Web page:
Signos Magazine

Signos Magazine was a Spanish magazine of poetry founded 1986 by Leopoldo Alas Minguez, Luis Cremades, Mario Miguez and Daniel Garbade. Edited first by Ediciones Libertarias and later El Observatorio, it was directed by Leopoldo Alas. After its closure in 1992, Signos turned into an editorial for contemporary Spanish poetry.

Soldiers of Salamina (film)

The Soldiers of Salamis (Spanish: Soldados de Salamina) is a 2003 Spanish film directed by David Trueba, based on the book by Javier Cercas. Starring Ariadna Gil and Ramón Fontserè, the film was nominated for eight Goya Awards in 2004, and won the award for Best Cinematography. It was also screened in the Un Certain Regard section at the 2003 Cannes Film Festival. The exteriors of the film were shot in Girona, (Spain).

Soldiers of Salamis

Soldiers of Salamis (Spanish: Soldados de Salamina) is a novel about the Spanish Civil War published in 2001 by Spanish author Javier Cercas. The book was acclaimed by critics in Spain and was top of the best-seller book list there for many months. A film adaptation Soldados de Salamina was released in 2003. The English translation by Anne McLean won the Independent Foreign Fiction Prize for 2004.

Spain during World War II

The Spanish State under Francisco Franco did not officially join the Axis Powers during World War II, although Franco wrote to Hitler offering to join the war on 19 June 1940. Franco's regime supplied Germany with the Blue Division to fight specifically on the Eastern Front against the Soviet Union, in recognition of the heavy assistance Spain had received from Germany and Italy in the Spanish Civil War. Despite ideological sympathy and allowing volunteers to serve on the Eastern Front, Franco later stationed field armies in the Pyrenees to deter a German occupation of the Iberian Peninsula. The Spanish policy frustrated Axis proposals that would have encouraged Franco to take British-controlled Gibraltar. Franco considered joining the war and invading Gibraltar in 1940 after the Fall of France, but knew his armed forces would not be able to defend the Canary Islands and Spanish Morocco from a British attack.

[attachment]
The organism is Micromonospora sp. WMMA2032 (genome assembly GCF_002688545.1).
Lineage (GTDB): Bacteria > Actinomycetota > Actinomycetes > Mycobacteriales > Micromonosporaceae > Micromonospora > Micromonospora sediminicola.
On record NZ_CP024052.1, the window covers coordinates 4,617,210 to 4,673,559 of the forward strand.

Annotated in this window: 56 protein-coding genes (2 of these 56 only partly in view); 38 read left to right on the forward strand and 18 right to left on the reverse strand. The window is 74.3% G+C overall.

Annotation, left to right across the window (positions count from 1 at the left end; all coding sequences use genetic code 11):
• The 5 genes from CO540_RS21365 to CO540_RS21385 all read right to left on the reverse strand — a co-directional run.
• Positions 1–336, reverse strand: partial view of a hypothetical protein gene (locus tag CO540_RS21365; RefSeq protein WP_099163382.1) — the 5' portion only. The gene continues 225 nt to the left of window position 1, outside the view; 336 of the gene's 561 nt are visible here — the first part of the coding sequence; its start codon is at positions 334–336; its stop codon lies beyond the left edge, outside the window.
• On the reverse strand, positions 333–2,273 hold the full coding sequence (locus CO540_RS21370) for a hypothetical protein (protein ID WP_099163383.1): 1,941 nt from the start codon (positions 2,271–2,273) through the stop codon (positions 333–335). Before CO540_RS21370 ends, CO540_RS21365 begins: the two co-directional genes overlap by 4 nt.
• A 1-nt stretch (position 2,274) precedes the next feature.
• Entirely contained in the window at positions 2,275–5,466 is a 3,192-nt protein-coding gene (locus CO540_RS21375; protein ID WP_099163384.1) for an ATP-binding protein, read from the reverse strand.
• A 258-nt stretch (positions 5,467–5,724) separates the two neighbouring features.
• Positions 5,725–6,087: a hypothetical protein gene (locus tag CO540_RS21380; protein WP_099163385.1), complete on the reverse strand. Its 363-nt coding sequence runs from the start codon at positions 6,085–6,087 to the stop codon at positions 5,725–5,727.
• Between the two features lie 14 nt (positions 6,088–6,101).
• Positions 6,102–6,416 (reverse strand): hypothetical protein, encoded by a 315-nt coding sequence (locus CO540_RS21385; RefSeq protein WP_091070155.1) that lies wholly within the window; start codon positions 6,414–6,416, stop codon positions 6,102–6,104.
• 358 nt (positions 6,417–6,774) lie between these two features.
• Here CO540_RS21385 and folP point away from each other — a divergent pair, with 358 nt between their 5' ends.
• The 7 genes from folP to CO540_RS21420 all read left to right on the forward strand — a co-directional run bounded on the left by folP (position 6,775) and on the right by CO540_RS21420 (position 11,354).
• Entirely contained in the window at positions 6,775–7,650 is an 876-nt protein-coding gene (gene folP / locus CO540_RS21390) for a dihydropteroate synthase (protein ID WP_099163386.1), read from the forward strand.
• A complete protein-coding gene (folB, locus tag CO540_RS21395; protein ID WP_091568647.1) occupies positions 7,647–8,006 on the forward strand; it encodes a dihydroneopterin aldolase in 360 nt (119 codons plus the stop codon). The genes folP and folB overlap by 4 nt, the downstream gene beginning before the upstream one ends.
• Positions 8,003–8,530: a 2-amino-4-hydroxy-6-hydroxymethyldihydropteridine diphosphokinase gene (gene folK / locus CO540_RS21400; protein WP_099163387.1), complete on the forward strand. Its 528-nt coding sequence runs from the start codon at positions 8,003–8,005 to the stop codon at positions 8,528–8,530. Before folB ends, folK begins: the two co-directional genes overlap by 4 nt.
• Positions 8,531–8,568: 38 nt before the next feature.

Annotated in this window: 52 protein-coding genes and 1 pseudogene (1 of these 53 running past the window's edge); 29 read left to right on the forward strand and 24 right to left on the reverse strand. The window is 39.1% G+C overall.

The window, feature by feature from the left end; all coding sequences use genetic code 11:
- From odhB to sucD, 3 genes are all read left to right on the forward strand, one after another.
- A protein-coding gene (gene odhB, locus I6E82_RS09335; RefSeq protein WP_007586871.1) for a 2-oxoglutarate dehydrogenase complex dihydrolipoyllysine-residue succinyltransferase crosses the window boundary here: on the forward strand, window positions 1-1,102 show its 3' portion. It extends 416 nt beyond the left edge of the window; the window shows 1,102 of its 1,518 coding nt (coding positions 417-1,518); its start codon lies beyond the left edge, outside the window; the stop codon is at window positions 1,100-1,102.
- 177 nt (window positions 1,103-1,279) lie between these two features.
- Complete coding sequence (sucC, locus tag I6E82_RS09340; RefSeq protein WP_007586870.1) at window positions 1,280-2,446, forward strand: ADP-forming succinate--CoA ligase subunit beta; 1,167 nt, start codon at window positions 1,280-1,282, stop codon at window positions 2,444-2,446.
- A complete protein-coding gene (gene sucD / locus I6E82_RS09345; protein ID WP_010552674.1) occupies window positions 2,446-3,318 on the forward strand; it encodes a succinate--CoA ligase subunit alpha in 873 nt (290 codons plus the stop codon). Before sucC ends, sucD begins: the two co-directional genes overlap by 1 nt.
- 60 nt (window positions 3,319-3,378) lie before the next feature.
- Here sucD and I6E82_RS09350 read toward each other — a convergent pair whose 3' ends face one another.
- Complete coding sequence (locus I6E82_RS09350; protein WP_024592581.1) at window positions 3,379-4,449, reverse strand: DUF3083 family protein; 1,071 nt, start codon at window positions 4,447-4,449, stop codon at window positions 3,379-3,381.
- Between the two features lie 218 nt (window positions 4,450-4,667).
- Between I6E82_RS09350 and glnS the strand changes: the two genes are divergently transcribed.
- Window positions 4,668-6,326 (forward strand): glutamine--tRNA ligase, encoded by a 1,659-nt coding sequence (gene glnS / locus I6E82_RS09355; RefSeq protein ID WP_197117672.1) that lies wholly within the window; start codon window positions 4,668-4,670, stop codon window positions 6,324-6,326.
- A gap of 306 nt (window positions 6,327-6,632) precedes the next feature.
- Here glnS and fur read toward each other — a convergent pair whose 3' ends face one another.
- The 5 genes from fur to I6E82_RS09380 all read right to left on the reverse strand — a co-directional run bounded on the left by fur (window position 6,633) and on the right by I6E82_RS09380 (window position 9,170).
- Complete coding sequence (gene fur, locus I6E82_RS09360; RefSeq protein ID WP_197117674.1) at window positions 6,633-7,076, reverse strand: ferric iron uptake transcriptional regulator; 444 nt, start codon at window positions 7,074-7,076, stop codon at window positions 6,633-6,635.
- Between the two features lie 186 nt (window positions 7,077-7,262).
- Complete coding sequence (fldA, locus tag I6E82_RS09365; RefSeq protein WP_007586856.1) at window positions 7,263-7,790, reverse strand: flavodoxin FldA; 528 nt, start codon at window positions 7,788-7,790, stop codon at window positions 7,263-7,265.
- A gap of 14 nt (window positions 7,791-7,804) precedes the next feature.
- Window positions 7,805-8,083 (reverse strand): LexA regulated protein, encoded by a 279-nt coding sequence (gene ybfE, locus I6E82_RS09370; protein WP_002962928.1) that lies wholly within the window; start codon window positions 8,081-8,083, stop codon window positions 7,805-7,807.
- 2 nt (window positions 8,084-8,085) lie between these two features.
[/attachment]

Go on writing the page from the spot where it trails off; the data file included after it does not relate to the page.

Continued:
Tangier International Zone

The Tangier International Zone (Arabic: منطقة طنجة الدولية‎ Minṭaqat Ṭanja ad-Dawliyya, French: Zone Internationale de Tanger, Spanish: Zona Internacional de Tánger) was a 373-square-kilometre (144 sq mi) international zone centered on the city of Tangier, Morocco, then under French and Spanish protectorate, under the joint administration of France, Spain, and the United Kingdom (later Portugal, Italy, Belgium, the Netherlands, Sweden, and the United States), that existed from 1924 until its reintegration into independent Morocco in 1956.

The zone was governed in accordance with the Tangier Protocol, although the Sultan of Morocco retained nominal sovereignty over the zone and jurisdiction over the native population.The international zone of Tangier had, by 1939, a population of about 60,000 inhabitants and 150,000 by 1950.